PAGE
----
Got our attention, that one did…

Electronic and network attack, for example, are not part of the Advanced Hawkeye’s portfolio.   "Electronic attack is like [the E-2D] carrying bombs; there’s no reason for it," Mahr says. "Other elements in the network do that."  A primary attraction of AESA radars is 2-3 times longer range than single aperture radars. They are also able to focus an array’s energy on enemy sensors and antennas for jamming, placing false targets and even serving as a conduit for the digital attack of integrated communications networks.   So far, at least, the E-2D won’t be operated with those missions in mind, but there are still some interesting electronic warfare applications.

Think "burn through"…

Well, a long time ago when YHS was but a mere pup and the E-2C was still new we wondered what those who flew the TBM-3W and AD-3/5W’s would think of our mighty war steed.  Looking at the Delta, we kinda get the feeling we know — a wee bit of envy but a whole lotta pride looking at our offspring…

Flightdeck Friday (III): E-2D Completes First Flight

A Flightdeck Friday "three-fer"  (From a Northrop Grumman press release)



ST. AUGUSTINE, Fla. — Aug. 3, 2007 — The first E-2D Advanced Hawkeye development aircraft, known as Delta One, built for the U.S. Navy by prime contractor Northrop Grumman Corporation (NYSE:NOC),completed its first flight this afternoon. Northrop Grumman Flight Test Pilot Tom Boutin and U.S. Navy Flight Test Pilot Lt. Drew Ballinger along with Northrop Grumman Flight Test Lead Weapon Systems Operator Zyad Hajo lifted off shortly before 11 a.m. and flew for approximately1.3 hours.


"The flight today marks the transition from design, development and ground test to a tangible — an aircraft’s demonstration of its capability for the future fleet mission," said Capt. Randy Mahr, NAVAIR Hawkeye program manager. "From the drawing board to today’s flight, this has been a complete team effort with the Navy and industry. The team was ready for this mission today. Flying today was an important milestone — we are one step further along the road to get this needed capability to the warriors who launch in to harm’s way and play for keeps."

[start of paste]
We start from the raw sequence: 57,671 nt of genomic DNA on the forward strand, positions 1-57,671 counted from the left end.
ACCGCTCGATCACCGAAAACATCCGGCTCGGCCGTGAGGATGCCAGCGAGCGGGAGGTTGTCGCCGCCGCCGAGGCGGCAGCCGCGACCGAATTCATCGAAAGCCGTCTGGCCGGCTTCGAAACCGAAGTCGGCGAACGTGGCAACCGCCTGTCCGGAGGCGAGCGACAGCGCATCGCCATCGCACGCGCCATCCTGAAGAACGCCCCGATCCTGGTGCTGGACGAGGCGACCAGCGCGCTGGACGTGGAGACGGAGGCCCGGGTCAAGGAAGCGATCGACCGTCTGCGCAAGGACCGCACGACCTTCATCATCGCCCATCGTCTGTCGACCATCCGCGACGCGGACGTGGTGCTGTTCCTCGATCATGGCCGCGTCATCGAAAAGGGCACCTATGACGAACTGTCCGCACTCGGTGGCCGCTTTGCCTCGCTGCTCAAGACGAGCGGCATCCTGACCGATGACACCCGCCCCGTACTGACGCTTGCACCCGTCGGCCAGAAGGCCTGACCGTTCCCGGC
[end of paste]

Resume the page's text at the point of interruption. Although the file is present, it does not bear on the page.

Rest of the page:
Next Generation AEW rolled out: E-2D Advanced Hawkeye

ST. AUGUSTINE, Fla., April 30, 2007 (PRIME NEWSWIRE) — The first Northrop Grumman E-2D Advanced Hawkeye, being built for the U.S. Navy by prime contractor Northrop Grumman Corporation (NYSE:NOC), made its first public appearance at rollout ceremonies here today. The E-2D was designed in New York and built in St. Augustine.

The aircraft unveiled today is the first of two test aircraft to be built under the nearly $2 billion system demonstration and development contract awarded in 2001 to Northrop Grumman. According to Mahr, the Navy plans to procure a total of 75 Advanced Hawkeye aircraft.

While the external appearance is similar to the E-2C, the systems and capabilities which the E-2D Advanced Hawkeye contains are completely redesigned. At the heart of the aircraft is the new radar, the APY-9, designed and built by Lockheed Martin Corporation. It can “see” smaller targets and more of them at greater ranges than the E-2C. The new rotodome, developed by L-3 Communications Randtron Antenna Systems, contains the critically important, continuous, 360-degree scanning capability, while adding an electronically scanned array. This system allows operators to focus the radar on selected areas of interest.

Hawkeye operators will have new radar system workstations, integrated satellite communications capabilities and other tools to better manage the battle space and provide warfighters with expanded situational awareness and information to complete their missions.

An additional new feature of the E-2D is the state-of-the-art glass cockpit that replaces prior-generation Hawkeye displays and avionics systems. One of the advantages is that pilots can also serve as weapon system operators.

The E-2D Advanced Hawkeye will provide Joint U.S. forces and coalition partners airborne battle management command and control from the sea, in both the over-land and over-water environments.

The Navy and Northrop Grumman team will begin flight testing this fall in St. Augustine with further testing at Patuxent River Naval Air Station, Md. Navy squadrons will be equipped with Advanced Hawkeyes as they are delivered beginning in 2011.
(Full release here)